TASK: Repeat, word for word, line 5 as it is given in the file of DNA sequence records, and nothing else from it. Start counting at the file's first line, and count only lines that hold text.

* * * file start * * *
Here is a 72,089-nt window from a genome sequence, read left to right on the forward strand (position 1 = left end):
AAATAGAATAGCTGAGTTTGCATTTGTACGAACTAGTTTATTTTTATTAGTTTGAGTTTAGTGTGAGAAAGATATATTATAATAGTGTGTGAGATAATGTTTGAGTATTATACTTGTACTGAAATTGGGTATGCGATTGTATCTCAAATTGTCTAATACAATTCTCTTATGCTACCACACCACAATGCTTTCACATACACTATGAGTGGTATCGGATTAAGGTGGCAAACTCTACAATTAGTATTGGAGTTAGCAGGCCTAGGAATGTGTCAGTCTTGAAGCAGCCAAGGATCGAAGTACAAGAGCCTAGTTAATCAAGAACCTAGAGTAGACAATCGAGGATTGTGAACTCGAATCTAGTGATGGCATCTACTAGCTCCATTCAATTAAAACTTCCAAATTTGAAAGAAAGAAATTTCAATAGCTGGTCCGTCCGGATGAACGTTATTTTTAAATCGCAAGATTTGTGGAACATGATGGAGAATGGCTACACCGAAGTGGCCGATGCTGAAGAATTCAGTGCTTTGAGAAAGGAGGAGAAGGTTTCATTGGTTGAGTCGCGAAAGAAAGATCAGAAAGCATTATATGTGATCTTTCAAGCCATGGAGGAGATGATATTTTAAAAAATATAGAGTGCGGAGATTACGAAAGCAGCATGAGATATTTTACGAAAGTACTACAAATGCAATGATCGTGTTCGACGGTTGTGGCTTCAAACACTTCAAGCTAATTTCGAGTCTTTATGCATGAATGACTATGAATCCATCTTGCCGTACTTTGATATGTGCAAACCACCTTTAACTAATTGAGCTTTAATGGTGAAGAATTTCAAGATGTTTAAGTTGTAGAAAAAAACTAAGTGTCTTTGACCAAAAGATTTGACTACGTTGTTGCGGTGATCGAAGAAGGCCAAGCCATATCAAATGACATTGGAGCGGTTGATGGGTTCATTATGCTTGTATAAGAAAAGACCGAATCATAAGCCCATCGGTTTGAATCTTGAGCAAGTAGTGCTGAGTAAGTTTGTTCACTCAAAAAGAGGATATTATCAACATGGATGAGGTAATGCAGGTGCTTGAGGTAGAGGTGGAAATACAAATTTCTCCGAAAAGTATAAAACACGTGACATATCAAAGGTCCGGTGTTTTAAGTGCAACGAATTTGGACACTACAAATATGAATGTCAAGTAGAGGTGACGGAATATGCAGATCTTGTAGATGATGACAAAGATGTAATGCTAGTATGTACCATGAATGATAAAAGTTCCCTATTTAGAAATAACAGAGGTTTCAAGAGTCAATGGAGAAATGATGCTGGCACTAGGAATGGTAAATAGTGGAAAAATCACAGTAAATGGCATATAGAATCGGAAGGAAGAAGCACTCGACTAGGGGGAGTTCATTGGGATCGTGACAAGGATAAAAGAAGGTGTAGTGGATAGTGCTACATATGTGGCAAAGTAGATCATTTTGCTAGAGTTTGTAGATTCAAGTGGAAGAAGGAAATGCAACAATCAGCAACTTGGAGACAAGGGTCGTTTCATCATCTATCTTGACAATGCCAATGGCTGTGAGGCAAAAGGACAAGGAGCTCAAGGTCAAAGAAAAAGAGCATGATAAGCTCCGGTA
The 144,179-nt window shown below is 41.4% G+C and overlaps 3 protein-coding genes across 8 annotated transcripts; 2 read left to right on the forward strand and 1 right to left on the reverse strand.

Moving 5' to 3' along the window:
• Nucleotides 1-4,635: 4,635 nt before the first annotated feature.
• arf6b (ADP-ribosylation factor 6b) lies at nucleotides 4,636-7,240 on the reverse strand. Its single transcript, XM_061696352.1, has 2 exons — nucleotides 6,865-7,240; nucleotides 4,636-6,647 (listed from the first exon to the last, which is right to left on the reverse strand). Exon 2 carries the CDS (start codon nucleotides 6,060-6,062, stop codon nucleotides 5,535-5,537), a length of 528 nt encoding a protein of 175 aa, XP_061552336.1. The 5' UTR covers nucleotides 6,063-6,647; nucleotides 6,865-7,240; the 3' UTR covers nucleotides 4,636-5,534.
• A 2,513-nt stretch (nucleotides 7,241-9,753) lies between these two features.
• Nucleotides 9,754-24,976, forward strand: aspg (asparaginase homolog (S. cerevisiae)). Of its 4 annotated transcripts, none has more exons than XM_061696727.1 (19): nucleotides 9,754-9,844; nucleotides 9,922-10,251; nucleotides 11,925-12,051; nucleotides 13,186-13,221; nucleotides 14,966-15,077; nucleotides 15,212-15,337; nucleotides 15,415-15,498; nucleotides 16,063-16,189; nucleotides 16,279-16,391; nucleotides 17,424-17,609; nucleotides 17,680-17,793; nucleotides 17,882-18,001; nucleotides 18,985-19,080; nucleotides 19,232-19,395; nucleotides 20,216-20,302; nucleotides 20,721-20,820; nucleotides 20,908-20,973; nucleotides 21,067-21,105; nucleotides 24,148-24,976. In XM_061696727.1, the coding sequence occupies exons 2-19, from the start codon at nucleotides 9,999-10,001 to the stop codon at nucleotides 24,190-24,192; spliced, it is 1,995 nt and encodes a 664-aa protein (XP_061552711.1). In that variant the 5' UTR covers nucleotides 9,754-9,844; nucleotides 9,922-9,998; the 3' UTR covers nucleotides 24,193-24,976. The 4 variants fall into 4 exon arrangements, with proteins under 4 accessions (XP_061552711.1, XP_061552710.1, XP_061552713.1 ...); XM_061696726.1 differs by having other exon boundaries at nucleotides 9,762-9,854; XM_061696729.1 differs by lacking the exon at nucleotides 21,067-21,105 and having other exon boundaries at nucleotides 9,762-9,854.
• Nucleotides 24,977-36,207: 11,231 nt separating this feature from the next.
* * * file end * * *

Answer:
• Nucleotides 1-4,635: 4,635 nt before the first annotated feature.